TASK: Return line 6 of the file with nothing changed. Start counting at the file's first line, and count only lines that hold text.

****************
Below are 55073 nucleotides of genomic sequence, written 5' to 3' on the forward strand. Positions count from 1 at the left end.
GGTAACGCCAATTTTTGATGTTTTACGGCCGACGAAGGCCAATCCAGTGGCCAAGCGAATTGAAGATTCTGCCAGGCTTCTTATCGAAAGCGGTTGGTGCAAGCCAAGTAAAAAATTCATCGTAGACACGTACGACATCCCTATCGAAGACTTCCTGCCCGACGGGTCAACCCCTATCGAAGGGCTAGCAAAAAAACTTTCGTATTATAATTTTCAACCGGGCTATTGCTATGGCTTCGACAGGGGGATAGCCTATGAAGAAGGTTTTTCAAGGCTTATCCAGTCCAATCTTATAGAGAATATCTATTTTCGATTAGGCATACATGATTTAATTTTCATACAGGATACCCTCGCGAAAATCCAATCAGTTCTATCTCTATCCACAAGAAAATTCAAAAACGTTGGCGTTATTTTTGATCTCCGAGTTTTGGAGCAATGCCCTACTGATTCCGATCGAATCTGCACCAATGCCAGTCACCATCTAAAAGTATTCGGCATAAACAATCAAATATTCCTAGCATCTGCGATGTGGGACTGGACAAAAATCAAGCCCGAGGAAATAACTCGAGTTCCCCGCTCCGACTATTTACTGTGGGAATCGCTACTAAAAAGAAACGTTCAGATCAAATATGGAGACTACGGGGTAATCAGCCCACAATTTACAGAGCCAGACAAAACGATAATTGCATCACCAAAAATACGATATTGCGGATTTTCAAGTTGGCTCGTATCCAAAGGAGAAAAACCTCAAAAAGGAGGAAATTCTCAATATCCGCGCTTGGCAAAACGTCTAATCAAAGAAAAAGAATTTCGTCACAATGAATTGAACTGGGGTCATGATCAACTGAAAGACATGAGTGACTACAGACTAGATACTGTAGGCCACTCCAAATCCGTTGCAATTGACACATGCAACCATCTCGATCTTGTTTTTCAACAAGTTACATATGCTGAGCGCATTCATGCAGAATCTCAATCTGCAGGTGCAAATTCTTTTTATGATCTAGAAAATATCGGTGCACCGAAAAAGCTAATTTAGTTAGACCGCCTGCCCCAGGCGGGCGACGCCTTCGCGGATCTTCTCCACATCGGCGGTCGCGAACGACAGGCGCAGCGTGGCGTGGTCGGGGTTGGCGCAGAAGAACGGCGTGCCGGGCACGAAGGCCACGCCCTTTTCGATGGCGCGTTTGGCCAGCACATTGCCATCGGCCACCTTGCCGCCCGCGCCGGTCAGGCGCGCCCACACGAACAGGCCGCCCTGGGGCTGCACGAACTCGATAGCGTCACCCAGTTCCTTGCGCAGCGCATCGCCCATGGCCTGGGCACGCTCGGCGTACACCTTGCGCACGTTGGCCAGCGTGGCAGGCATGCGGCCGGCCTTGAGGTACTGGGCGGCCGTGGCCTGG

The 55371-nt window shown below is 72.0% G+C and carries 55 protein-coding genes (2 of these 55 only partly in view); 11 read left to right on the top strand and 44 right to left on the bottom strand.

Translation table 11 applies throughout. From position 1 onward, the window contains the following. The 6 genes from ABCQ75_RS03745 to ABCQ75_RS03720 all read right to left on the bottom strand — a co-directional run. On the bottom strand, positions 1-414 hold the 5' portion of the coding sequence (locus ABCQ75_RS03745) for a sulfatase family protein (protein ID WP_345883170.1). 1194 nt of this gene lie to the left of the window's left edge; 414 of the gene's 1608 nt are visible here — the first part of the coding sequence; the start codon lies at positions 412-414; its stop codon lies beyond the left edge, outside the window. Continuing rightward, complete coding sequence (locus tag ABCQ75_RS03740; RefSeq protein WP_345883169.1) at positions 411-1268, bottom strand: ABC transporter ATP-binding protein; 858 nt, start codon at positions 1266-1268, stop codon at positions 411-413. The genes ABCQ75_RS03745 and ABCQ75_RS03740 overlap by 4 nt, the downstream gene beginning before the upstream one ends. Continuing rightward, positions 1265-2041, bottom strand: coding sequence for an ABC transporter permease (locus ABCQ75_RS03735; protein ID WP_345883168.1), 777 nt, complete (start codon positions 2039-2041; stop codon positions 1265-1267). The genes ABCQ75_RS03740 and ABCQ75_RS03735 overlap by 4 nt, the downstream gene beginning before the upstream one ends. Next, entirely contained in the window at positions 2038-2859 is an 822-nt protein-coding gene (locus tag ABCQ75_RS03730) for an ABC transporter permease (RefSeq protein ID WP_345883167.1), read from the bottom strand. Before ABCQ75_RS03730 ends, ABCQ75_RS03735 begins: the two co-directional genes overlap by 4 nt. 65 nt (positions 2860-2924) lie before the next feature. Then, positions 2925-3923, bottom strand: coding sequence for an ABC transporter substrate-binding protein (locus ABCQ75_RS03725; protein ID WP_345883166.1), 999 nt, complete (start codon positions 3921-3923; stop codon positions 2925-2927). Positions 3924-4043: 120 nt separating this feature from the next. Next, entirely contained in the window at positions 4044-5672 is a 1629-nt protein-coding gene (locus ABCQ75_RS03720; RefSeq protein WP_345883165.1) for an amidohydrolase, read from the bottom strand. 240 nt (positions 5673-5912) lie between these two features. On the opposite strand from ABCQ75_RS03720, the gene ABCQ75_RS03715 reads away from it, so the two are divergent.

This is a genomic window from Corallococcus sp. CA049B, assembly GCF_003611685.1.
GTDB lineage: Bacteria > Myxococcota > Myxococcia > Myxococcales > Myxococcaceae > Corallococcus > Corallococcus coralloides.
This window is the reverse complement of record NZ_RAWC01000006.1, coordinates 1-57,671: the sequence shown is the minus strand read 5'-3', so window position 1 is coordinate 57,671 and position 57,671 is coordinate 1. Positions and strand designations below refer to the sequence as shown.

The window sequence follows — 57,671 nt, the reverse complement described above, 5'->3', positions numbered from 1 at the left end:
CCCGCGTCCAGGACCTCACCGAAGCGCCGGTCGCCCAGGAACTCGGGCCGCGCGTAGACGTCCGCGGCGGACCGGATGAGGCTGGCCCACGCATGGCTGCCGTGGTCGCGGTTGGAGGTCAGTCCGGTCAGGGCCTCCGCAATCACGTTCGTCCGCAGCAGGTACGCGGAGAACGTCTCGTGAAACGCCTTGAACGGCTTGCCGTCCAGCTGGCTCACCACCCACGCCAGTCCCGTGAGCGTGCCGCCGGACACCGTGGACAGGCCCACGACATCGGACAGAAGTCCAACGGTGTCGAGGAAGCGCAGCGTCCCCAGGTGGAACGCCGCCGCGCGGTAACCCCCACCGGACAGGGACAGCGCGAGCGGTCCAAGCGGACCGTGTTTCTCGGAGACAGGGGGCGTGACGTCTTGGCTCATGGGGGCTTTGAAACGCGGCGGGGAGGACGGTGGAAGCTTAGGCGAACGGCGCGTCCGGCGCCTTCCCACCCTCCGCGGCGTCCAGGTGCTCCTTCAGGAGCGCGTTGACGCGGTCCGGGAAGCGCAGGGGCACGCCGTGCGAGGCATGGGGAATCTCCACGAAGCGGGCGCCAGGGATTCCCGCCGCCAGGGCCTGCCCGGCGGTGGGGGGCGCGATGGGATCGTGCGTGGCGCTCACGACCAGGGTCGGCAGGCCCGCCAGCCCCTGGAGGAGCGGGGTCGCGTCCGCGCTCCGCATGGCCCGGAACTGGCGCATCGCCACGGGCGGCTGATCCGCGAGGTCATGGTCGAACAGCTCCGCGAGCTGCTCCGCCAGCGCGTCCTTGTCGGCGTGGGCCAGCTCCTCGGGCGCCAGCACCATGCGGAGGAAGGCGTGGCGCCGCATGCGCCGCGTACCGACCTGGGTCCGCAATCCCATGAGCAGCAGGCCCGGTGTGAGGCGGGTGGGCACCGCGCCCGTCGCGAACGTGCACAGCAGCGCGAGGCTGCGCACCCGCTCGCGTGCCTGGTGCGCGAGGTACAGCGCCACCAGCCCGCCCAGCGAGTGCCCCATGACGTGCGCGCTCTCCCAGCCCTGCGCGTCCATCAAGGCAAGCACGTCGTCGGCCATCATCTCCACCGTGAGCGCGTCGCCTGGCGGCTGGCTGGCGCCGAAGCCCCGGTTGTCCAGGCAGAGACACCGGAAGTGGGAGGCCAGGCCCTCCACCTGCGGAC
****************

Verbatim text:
GTDB lineage: Bacteria > Myxococcota > Myxococcia > Myxococcales > Myxococcaceae > Corallococcus > Corallococcus coralloides.